Fighting Prejudice With Pride

Photo Source: Shutterstock

As we celebrate LGBT Pride and acknowledge the beautiful diversity that exists in our business and the unique expressions of the LGBT community that make all of us feel more human, the sickening, senseless violence expressed against the LGBT community gives us pause.

While we celebrate the work of LGBT actors, writers, directors, casting directors, etc., we must also acknowledge that for far too long the LGBT experience was forcefully excluded from the narrative. For too long, LGBT actors were forced to deny the fundamental fibers of their being, dull their light, and stifle the full force of their creativity. As a result, society at large was denied the kind of awareness of the LGBT community that results in empathy towards them. Celebrating LGBT Pride comes with an understanding of why there is a need for Pride and why today our industry is still heteronormative, focusing on the specific stories of only a portion of the wider human experience. As we celebrate, we can also look at our industry and find more and better ways to normalize the LGBT experience in film and TV, an act that serves to normalize the LGBT experience in society and help prevent violence against LGBT people. Celebrating Pride comes with understanding that it still often requires more courage for an LGBT actor to speak his full creative truth as an actor than it does for his straight, cisgendered counterpart.

That’s less of an indictment of the industry than it is a call to action. Why? Because we are the industry and we have the power to change this industry that can so profoundly affect perceptions in the world. We are this business—actors, writers, teachers, casting directors, directors, producers, executives. We must be leaders. We must begin with the obvious truth that the full, honest expression of an individual’s raw, glorious humanity transcends social barriers and creates universal understanding. We must operate with total confidence in the transcendent power of honest storytelling.

The bean counters will say that they can’t sell a network show about LGBT experiences written by a writer who identifies as LGBT because the straight, cis majority wouldn’t understand. We call bullshit. If networks took chances on amazing LGBT creators, not only would they find that well-written, honest stories are universal, but that they would actually be able to offer something that is unique and something that has as much chance of being successful as the same old shows that they keep producing. Moreover, if the networks don’t widen their visions, they’ll find that passionate, brilliant, exciting LGBT creatives will take their work elsewhere and leave the dull, antiquated networks to wither and die.

But maybe they need a few more baby steps. Maybe the server taking our dashing, straight, leading man’s order at the diner is gender fluid. And maybe we don’t even talk about who that supporting series regular dates, but she dates women. Just people of all sorts living their lives, helping to move our stories along.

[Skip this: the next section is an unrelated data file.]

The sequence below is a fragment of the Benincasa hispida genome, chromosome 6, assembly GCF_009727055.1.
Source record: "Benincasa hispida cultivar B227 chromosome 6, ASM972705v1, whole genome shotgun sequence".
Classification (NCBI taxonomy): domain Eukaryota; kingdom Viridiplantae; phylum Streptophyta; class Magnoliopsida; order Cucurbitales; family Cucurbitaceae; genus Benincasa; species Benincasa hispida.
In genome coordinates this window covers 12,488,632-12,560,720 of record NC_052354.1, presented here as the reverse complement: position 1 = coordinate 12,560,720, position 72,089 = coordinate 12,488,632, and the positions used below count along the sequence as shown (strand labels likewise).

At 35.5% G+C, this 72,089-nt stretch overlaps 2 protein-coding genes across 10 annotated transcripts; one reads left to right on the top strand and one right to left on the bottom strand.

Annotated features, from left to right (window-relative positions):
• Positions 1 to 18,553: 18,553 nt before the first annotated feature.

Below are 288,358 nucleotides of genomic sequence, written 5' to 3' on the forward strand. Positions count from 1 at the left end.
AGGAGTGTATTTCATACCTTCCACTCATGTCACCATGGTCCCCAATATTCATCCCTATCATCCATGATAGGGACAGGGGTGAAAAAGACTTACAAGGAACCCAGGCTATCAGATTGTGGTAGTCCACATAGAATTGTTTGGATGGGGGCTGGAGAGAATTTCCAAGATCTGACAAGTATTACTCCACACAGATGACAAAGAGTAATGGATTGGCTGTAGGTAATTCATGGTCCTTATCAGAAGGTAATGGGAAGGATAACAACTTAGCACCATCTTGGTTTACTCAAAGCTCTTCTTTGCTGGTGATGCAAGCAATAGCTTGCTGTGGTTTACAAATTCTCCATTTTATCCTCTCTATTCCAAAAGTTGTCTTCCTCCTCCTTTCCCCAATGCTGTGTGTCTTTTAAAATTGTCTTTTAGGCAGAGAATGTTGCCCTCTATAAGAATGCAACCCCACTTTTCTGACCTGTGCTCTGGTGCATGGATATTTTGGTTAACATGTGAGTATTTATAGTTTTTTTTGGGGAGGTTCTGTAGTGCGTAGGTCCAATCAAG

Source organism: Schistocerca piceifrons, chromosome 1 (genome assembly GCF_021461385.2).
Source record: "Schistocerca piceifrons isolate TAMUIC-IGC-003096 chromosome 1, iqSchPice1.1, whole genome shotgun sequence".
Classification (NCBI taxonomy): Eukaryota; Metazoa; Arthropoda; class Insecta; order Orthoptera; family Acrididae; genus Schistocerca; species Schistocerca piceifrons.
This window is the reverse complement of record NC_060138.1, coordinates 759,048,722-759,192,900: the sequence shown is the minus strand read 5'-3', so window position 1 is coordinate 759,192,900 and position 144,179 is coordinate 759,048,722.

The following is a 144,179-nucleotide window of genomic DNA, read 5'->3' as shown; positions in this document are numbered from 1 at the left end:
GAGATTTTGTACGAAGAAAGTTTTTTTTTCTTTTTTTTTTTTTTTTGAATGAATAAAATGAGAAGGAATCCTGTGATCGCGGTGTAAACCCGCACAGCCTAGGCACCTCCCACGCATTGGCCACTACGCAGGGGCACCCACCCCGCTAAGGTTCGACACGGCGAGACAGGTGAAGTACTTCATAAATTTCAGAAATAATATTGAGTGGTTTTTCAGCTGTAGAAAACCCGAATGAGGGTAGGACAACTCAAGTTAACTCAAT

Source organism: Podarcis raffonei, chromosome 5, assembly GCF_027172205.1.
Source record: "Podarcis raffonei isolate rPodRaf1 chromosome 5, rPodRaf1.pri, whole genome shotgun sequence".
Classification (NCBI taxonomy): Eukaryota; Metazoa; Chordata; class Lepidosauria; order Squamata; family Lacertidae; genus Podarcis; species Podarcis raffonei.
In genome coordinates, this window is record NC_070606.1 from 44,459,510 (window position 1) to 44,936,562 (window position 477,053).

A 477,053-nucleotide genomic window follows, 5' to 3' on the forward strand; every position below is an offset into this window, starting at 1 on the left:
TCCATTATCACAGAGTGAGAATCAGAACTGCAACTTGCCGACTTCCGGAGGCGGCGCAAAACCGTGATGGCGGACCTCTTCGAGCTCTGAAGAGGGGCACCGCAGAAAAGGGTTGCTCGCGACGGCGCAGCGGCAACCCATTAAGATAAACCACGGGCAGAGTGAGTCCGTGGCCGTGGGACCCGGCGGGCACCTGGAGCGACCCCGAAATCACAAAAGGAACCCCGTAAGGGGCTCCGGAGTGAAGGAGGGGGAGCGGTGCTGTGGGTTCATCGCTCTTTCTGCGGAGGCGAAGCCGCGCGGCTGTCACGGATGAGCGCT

As for LGBT actors, the onus falls on them to continue to push against the heteronormative tides, the pre-conceived ideas, and the need for the business to limit actors with labels. For themselves, for their LGBT brethren who don’t have a voice, and for the misguided bigots who succumb to hate and for whom there is no hope except that which comes from truth and humanity. LGBT actors have to keep fighting to be and to express who they are—to keep telling their stories with or without the help of the industry. And the straight and cisgendered communities have a responsibility to listen.

Listening is an essential part of being an actor. Not just hearing, but hearing and then allowing one’s self to be affected. We must give creative space for the LGBT community, and then shut our mouths and listen, be affected by their experiences and what they have to say. LGBT artists have so much to teach the rest of us about our art, about courage, and about the enduring will of the human spirit. Even in light of tragedy and horrific violence directed at a community that binds itself together with love and acceptance, we have to celebrate Pride. Celebrate the struggle of the LGBT community and the struggles that continue. Celebrate our differences because the expression of what is unique about each of us always leads us back to the collective humanity.

Join The BGB Studio’s #WhyPride campaign to declare your support for the LGBT community and raise money for the Gay Lesbian and Straight Education Network which makes schools safer for and more inclusive of LGBT youth.

Tell us why and how you’re celebrating!

Inspired by this post? Check out our audition listings!

For more acting advice, watch here:

The views expressed in this article are solely that of the individual(s) providing them,
and do not necessarily reflect the opinions of Backstage or its staff.

Risa Bramon Garcia
Risa Bramon Garcia is partnered with Steve Braun in The BGB Studio, dedicated to revolutionary acting and audition training. Risa has worked consistently as a director, producer, casting director, writer, and teacher for over 30 years, collaborating with some of the most groundbreaking artists in the world.
GO TO AUTHOR PAGE
Steve Braun
Steve Braun is an L.A.-based acting coach and communication consultant. Over his 15-year career, he has starred in movies and has been a series regular on television shows. He is also an acting teacher and coach.
GO TO AUTHOR PAGE